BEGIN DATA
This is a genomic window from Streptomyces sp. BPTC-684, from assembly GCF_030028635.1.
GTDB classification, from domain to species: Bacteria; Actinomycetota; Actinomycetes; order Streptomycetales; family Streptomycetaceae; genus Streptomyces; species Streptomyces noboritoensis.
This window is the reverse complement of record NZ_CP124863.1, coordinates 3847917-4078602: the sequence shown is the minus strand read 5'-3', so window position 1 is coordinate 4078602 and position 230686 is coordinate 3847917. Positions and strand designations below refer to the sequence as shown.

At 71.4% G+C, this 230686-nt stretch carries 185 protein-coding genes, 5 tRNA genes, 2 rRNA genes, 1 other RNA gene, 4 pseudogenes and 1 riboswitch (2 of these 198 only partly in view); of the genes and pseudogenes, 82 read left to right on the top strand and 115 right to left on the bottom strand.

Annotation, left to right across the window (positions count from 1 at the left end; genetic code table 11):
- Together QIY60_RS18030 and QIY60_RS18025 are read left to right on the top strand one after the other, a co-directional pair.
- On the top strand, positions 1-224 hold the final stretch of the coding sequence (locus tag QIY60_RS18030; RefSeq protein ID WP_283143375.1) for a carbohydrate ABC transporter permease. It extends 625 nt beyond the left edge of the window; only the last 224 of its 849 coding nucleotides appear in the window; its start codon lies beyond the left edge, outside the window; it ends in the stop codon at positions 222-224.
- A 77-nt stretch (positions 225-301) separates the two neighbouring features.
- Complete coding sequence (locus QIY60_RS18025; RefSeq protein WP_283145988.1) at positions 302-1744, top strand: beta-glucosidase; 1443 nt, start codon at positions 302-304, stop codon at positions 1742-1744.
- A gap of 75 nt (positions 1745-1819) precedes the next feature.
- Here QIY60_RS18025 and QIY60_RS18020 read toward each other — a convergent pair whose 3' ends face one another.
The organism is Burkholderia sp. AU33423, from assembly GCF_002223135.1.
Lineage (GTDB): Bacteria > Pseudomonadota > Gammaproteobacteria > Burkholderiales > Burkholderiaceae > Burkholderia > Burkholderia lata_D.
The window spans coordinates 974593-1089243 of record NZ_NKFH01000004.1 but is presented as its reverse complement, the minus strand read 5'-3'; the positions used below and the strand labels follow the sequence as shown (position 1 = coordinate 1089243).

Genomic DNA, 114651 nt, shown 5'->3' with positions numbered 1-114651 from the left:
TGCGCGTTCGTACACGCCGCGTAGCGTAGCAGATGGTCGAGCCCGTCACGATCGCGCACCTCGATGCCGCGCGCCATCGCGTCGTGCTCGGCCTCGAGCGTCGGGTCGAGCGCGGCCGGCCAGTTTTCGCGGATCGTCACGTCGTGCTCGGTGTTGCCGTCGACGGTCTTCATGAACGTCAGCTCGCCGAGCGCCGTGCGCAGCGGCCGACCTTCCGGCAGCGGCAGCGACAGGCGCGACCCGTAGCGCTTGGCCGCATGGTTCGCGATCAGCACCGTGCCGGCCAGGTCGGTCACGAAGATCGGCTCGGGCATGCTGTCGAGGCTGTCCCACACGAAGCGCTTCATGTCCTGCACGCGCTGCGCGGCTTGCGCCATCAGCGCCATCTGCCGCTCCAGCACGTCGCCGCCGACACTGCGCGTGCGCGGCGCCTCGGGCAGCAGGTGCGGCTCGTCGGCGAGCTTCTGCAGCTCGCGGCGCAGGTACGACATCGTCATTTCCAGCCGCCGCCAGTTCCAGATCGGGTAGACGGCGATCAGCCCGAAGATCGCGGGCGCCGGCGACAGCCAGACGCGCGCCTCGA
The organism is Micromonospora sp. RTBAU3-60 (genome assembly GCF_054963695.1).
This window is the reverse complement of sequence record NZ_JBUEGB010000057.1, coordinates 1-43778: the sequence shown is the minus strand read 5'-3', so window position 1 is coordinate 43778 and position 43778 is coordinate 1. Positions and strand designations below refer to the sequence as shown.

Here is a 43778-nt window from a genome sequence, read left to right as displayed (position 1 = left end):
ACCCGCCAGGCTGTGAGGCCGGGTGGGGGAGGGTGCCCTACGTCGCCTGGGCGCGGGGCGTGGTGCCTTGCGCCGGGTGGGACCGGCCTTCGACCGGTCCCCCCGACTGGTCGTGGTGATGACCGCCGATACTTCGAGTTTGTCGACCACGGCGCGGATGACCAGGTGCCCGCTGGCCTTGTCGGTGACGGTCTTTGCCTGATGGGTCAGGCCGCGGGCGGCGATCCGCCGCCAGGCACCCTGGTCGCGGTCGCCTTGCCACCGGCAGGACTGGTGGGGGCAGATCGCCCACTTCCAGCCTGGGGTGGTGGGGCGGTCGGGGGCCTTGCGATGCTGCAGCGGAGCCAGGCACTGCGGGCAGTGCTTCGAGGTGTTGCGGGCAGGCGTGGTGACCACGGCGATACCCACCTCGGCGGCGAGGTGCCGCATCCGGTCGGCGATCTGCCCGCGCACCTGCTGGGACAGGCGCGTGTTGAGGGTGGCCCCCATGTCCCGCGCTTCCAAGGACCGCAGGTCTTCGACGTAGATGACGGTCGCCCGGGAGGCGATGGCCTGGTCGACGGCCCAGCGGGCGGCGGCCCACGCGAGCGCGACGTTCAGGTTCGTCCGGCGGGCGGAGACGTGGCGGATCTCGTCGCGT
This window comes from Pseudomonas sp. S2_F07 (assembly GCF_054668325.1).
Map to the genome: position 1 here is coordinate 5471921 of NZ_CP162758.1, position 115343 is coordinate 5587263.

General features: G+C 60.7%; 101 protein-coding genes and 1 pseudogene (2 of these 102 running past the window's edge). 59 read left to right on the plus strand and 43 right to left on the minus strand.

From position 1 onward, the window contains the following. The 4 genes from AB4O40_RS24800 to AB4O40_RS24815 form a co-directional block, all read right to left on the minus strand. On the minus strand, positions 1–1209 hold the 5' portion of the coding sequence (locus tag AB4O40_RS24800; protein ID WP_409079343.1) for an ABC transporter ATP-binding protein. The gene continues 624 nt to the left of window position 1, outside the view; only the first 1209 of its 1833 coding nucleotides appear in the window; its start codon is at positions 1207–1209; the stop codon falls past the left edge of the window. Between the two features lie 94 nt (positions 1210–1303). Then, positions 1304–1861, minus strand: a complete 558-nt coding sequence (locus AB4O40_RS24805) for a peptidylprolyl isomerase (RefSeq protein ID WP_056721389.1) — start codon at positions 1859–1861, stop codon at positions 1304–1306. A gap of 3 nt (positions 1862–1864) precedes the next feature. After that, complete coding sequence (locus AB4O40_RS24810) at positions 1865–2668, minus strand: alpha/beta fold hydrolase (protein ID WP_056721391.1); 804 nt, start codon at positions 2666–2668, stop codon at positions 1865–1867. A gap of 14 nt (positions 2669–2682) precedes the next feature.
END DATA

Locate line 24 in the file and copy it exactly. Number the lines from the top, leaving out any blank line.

From position 1 onward, the window contains the following. The 4 genes from AB4O40_RS24800 to AB4O40_RS24815 form a co-directional block, all read right to left on the minus strand. On the minus strand, positions 1–1209 hold the 5' portion of the coding sequence (locus tag AB4O40_RS24800; protein ID WP_409079343.1) for an ABC transporter ATP-binding protein. The gene continues 624 nt to the left of window position 1, outside the view; only the first 1209 of its 1833 coding nucleotides appear in the window; its start codon is at positions 1207–1209; the stop codon falls past the left edge of the window. Between the two features lie 94 nt (positions 1210–1303). Then, positions 1304–1861, minus strand: a complete 558-nt coding sequence (locus AB4O40_RS24805) for a peptidylprolyl isomerase (RefSeq protein ID WP_056721389.1) — start codon at positions 1859–1861, stop codon at positions 1304–1306. A gap of 3 nt (positions 1862–1864) precedes the next feature. After that, complete coding sequence (locus AB4O40_RS24810) at positions 1865–2668, minus strand: alpha/beta fold hydrolase (protein ID WP_056721391.1); 804 nt, start codon at positions 2666–2668, stop codon at positions 1865–1867. A gap of 14 nt (positions 2669–2682) precedes the next feature.